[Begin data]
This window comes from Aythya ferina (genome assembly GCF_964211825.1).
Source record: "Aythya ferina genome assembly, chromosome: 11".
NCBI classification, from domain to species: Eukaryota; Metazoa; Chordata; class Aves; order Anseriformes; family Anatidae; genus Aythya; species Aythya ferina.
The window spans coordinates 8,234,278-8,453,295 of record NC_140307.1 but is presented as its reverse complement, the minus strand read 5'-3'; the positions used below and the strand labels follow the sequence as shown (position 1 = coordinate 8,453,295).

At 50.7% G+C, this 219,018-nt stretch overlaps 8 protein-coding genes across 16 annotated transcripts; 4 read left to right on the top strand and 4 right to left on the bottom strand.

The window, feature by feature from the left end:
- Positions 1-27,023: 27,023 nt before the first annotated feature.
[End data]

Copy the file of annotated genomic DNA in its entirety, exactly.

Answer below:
This window comes from Aythya ferina (genome assembly GCF_964211825.1).
Source record: "Aythya ferina genome assembly, chromosome: 11".
NCBI classification, from domain to species: Eukaryota; Metazoa; Chordata; class Aves; order Anseriformes; family Anatidae; genus Aythya; species Aythya ferina.
The window spans coordinates 8,234,278-8,453,295 of record NC_140307.1 but is presented as its reverse complement, the minus strand read 5'-3'; the positions used below and the strand labels follow the sequence as shown (position 1 = coordinate 8,453,295).

At 50.7% G+C, this 219,018-nt stretch overlaps 8 protein-coding genes across 16 annotated transcripts; 4 read left to right on the top strand and 4 right to left on the bottom strand.

The window, feature by feature from the left end:
- Positions 1-27,023: 27,023 nt before the first annotated feature.